But I’m less concerned about the Forest Service’s perspective of who is a friend and who is not (e.g., EarthFirst!, Center for Biological Diversity, the 20 plaintiff groups in the spotted owl litigation). It’s when the FS anoints a special interest as a “customer” that I worry most.

    • Andy,

      I had heard of but was not really familiar with this case so thanks for pointing it out. LBL feels that it has a charter to test the limits of legal authorities,and as you know, sometimes in ways not to everybody’s liking. The Stewardship Act, just as all laws,is subject to interpretation and it takes court decisions such as this one to establish those interpretations in case law.

      I believe that stewardship contracting holds great promise for getting good work accomplished on national forests. Clearly there are potential pitfalls as this case reveals. It hasn’t quite lived up to its initial promise of getting communities involved in designing, implementing, and monitoring projects that improve forests and benefit those communities. There has been a lot of internal and external resistance to this new way of doing business. I’m guessing that NWTF may be less of a booster in the future after having this “interpretation” to deal with.

      Are you viewing NWTF as a “customer” in this case? It looks more like a partnership to me. Although “friend” may be too much to hope for, it is essential for the Forest Service to find common ground with groups such as Earthfirst and the Center for Biological Diversity as well as the NWTF. If it can’t, there’s not much chance that a new planning rule will ever get implemented.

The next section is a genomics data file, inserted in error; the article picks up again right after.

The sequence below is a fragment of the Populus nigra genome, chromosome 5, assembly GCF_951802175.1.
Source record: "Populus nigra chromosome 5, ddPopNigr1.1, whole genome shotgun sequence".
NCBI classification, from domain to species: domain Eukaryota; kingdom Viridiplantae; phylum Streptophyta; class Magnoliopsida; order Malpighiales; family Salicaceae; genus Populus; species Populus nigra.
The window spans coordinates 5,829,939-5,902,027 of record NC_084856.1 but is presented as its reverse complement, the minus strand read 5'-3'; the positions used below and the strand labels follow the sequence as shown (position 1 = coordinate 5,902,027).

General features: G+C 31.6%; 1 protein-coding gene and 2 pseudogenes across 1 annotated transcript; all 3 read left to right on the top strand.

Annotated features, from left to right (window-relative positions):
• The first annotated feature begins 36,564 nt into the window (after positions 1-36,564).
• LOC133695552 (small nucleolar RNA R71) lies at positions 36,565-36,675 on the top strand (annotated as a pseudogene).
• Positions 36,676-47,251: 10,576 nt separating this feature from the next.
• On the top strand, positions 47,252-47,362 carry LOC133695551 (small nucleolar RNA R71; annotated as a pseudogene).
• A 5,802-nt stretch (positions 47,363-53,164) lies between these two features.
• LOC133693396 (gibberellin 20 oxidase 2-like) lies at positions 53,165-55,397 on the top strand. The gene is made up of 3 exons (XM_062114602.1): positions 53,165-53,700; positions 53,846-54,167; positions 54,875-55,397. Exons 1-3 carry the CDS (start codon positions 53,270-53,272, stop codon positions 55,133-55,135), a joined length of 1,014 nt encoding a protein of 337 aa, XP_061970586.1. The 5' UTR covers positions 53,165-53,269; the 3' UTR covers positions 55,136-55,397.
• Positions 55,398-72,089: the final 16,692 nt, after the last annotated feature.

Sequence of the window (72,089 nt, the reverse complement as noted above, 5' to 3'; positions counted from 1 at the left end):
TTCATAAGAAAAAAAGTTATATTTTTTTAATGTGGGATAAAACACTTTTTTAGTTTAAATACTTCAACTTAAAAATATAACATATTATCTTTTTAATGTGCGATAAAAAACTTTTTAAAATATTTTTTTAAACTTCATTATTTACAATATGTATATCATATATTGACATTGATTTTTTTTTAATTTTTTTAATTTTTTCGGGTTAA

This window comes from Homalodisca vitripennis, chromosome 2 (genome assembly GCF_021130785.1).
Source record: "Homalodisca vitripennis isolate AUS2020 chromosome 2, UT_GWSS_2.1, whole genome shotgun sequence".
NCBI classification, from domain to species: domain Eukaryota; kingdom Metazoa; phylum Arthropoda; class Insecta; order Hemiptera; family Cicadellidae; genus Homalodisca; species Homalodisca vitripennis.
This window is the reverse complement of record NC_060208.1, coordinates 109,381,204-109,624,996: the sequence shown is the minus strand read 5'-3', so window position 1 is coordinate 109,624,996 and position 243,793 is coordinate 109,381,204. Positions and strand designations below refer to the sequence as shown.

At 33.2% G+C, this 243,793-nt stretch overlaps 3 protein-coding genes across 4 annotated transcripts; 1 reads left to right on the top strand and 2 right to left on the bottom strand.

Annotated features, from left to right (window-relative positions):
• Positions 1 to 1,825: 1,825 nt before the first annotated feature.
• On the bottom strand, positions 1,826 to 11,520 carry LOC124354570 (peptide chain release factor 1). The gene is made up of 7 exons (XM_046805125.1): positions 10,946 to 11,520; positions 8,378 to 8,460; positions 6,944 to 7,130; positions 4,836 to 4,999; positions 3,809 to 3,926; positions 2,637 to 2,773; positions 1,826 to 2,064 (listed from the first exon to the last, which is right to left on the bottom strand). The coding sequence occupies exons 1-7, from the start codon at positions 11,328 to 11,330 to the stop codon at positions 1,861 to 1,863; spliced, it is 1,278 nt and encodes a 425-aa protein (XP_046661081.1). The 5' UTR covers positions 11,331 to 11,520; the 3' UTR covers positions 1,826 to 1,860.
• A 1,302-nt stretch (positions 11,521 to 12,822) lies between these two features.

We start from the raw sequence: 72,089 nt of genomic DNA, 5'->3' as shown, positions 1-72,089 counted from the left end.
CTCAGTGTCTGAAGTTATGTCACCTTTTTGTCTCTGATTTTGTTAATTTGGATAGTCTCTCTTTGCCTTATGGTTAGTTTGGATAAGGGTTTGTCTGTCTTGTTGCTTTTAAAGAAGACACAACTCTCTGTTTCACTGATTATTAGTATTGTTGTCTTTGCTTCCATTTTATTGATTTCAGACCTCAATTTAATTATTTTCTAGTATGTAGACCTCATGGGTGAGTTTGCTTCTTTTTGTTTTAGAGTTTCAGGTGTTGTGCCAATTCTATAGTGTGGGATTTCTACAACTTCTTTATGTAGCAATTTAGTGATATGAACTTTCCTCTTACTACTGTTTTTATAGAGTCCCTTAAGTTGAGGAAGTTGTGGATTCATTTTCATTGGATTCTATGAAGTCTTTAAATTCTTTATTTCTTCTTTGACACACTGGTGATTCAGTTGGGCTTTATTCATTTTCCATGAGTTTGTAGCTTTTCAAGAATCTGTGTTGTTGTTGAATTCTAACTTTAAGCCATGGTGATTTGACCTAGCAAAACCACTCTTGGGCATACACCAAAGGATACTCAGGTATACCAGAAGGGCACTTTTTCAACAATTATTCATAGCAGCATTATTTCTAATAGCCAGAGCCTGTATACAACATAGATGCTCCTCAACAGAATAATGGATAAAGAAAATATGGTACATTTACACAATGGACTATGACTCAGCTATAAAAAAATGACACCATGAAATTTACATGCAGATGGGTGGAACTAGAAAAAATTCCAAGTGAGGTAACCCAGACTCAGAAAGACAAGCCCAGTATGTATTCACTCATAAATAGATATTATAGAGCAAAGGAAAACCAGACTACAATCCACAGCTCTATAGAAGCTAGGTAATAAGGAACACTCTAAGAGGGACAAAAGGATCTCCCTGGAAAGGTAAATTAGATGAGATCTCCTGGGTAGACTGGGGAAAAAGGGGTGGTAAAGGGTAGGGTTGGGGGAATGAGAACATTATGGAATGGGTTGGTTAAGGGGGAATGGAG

• My remark about Forest Service “customers” was not about NWTF — its clearly a cooperator on the FS’s ledger.

        Back in the day (circa early 1980s), when I moved from timber to environmental advocate (the grass was greener on the other side), my relationship with the Forest Service changed overnight. I no longer represented the agency’s customers, but its avowed enemies.

        I was still the same guy (intemperate, outspoken, etc.), but even FS employees who had known me for years treated me differently in my new role. No longer did I enjoy cozy access to FS decisionmakers and senior staff.

        Today the “in” groups — the FS’s friends — are those who can bring money to the table (Nature Conservancy); those whose interests complement early seral vegetation (National Wild Turkey Federation, North American Elk Foundation); and, more recently, those who are willing to collaborate with the Forest Service’s agenda, e.g., help get restoration funding from Congress.

  6. I know this is swerving a bit off topic. Dave wrote:

    Dave Iverson :
    Forest Service employees have a responsibility to conduct the “business” of government in a courteous way — and for the most part they do an admirable job of that, despite increasing acrimony in American politics.

    Agreed. As a motorized rec advocate I criticize the USFS quite a lot. But in my “day to day” experience I find the vast majority of the employees are courteous and professional.